The New York Times published its explosive story regarding disparaging comments Rachel Nichols made about colleague Maria Taylor on Sunday. On Tuesday night, the fallout was visible on ABC. Instead of Nichols on the sidelines of the NBA Finals as the games got underway, viewers instead saw rising star Malika Andrews covering the Bucks vs. Suns face-off.
That was because, earlier in the day, ESPN pulled Nichols as the network continued to attempt to get a handle on the controversy ignited by the NYT story. But while it pulled Nichols from sideline reporting duties, it said that she would continue to host her afternoon show "The Jump." In a short statement, the network said that it believed that resolution — if you can call it one — to be the "best decision for all concerned in order to keep the focus on the NBA Finals."
However, just a few hours after the network released that statement, Nichols was MIA, not hosting the Tuesday edition of her show. Instead, as CNBC's Dan Mangan reported, "two other ESPN hosts, Jalen Rose and David Jacoby, appeared on their show, 'Jalen and Jacoby.'" No explanation was given for Nichols' absence, leading to the natural question: Will Nichols host her show on Wednesday? That is apparently the plan, but we will see...
"ESPN, Rachel Nichols and Maria Taylor all look bad in this drama"
That was the headline on the latest entry from New York Post sports columnist Andrew Marchand. "It is hard to figure out who looks the worst in the whole ESPN-Rachel Nichols-Maria Taylor drama," he declared in a Tuesday piece.
Marchand faulted ESPN management for having failed to actually address Nichols' remarks about Taylor with anything more than mere "passive-aggressive Band-Aids" until after the NYT story. "ESPN management did her no favors by allowing a wound to become infected," he wrote. And he knocked ESPN brass for being "too weak to force" Nichols and Taylor "into a room" to "hash it all out as adults." Marchand did describe Nichols' comments as "demeaning, insensitive, and hypocritical," but he also pointed out that Taylor "could have put out this fire, if she had wanted to..."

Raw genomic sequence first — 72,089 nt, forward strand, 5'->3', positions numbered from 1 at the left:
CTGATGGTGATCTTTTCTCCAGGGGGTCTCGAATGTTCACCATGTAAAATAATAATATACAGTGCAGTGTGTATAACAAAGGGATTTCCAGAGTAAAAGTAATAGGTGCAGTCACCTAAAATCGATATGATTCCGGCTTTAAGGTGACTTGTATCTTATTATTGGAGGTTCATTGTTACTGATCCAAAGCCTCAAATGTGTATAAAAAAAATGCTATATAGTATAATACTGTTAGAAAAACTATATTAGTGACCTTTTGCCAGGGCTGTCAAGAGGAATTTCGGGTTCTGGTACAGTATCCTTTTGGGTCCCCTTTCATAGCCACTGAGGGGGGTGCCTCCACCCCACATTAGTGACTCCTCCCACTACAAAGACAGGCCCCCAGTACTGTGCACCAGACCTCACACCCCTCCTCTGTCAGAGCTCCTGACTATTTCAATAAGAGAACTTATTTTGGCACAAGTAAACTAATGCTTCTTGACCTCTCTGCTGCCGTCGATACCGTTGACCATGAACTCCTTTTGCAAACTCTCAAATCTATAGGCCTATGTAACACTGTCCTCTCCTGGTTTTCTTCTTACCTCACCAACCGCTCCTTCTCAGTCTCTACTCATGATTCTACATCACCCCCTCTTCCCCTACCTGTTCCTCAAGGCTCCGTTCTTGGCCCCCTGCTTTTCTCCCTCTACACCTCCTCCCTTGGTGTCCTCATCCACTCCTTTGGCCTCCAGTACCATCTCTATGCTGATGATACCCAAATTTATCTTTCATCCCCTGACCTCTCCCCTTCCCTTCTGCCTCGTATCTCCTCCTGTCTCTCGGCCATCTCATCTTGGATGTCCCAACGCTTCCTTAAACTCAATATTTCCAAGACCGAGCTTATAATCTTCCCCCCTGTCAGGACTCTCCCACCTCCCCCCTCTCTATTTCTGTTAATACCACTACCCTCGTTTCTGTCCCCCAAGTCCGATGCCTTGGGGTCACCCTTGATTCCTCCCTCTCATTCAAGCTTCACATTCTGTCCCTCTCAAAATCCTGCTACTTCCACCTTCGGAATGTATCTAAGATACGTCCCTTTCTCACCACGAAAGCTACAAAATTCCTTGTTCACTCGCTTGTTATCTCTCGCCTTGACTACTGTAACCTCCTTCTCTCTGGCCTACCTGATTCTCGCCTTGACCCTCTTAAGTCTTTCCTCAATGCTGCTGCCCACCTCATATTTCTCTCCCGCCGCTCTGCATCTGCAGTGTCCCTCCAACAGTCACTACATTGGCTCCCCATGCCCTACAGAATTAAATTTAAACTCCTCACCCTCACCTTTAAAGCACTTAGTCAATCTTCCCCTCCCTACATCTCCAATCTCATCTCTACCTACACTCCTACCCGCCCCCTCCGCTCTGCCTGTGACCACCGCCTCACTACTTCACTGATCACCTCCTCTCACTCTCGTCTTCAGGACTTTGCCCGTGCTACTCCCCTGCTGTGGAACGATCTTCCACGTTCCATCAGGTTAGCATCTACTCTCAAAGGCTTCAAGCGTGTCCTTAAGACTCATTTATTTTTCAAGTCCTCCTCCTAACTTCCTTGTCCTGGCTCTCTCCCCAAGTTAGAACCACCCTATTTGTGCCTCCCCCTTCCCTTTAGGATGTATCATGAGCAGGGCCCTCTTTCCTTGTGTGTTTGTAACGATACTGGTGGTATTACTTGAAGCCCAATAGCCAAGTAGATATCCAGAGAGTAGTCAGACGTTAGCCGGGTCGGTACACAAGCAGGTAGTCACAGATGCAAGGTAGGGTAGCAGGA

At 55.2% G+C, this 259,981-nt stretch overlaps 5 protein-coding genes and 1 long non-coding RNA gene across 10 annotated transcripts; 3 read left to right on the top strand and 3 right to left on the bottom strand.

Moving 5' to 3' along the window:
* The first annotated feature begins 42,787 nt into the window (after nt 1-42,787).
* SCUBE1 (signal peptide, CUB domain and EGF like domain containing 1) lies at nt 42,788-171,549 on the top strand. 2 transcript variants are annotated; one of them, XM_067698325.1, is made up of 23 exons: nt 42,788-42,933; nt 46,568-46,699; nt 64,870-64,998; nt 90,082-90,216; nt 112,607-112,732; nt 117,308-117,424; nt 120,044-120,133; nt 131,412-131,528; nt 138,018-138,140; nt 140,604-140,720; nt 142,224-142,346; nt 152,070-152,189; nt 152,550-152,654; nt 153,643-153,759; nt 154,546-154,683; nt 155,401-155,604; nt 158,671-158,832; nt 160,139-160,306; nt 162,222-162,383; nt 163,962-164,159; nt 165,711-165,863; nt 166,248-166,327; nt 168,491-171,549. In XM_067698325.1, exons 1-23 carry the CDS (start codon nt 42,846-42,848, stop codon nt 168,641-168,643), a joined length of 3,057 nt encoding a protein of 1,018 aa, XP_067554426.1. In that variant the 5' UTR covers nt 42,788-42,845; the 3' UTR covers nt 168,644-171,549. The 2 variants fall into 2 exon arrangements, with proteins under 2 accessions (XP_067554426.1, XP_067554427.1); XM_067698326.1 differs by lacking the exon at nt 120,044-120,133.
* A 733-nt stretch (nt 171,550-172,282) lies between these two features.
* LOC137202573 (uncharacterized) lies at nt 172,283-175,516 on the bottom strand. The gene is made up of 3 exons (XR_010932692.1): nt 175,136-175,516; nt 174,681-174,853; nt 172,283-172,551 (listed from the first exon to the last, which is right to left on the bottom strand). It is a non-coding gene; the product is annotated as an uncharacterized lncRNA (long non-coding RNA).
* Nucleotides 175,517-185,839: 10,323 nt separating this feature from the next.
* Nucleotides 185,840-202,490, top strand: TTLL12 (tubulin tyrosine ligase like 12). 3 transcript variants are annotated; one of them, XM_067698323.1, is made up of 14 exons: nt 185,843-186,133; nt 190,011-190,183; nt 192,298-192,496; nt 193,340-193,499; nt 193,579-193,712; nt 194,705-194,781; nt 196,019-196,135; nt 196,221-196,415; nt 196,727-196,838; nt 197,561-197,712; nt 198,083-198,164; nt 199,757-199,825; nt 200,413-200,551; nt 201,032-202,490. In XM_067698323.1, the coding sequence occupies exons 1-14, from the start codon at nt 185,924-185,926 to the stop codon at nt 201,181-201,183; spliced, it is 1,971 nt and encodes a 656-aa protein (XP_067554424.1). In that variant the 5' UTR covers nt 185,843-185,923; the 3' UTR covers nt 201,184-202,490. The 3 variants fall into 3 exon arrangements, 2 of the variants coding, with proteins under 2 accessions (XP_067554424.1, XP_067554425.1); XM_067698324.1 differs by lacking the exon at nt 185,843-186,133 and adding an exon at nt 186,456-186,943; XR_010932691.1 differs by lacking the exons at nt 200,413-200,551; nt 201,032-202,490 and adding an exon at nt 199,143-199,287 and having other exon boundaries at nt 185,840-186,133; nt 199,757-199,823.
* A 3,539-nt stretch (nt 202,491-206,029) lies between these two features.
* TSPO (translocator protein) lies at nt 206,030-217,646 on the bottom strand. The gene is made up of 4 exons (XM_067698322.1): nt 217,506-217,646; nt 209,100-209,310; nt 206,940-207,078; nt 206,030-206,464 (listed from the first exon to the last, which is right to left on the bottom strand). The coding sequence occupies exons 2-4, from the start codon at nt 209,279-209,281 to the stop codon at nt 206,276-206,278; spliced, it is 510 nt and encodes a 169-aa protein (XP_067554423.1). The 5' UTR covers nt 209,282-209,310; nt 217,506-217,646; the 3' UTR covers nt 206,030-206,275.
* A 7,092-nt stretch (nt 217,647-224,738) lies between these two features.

Jemele Hill's point
Speaking on "The Dan Le Batard Show with Stugotz," Jemele Hill tried to get to the root of the matter, saying ESPN's problem is bigger than Nichols and Taylor. "When you are constantly reacting to public criticism or to the moment as opposed to having structural things in place where you address these things, that's why you wind up looking sloppy or crazy before the rest of the world," she said. Hill added that she believed this incident is "really a reflection of a culture that was created by ESPN's management..."
Let's not forget
There are two things worth keeping in mind as we all continue to digest this story: First, it is important to note that Nichols has attempted to privately apologize to Taylor, though she says that Taylor "has chosen not to respond" to her, a decision she described as "completely fair" and one she respects. Nichols has also publicly apologized for her conduct as well. Second, we shouldn't lose sight of the fact that Nichols was recorded while in the privacy of her hotel room. That's a big deal too...
The other backdrop
Not only is this controversy playing out during the NBA Finals, it is playing out during Taylor's negotiations for a new contract. Marchand reported in late-June that Taylor at one point turned down an offer for an annual salary of nearly $5 million, holding out for more. That deal, according to Marchand, is no longer on the table after the pandemic and Disney "closely watching the network's pocketbook." Now, he reports, it's "believed to be in the $2 million - $3 million range." Which has led some critics to wonder whether the NYT story about the year-old comments made by Nichols was planted in the press as part of a larger negotiation strategy. Per Marchand, Taylor's contract expires in just weeks, "on or around July 20..."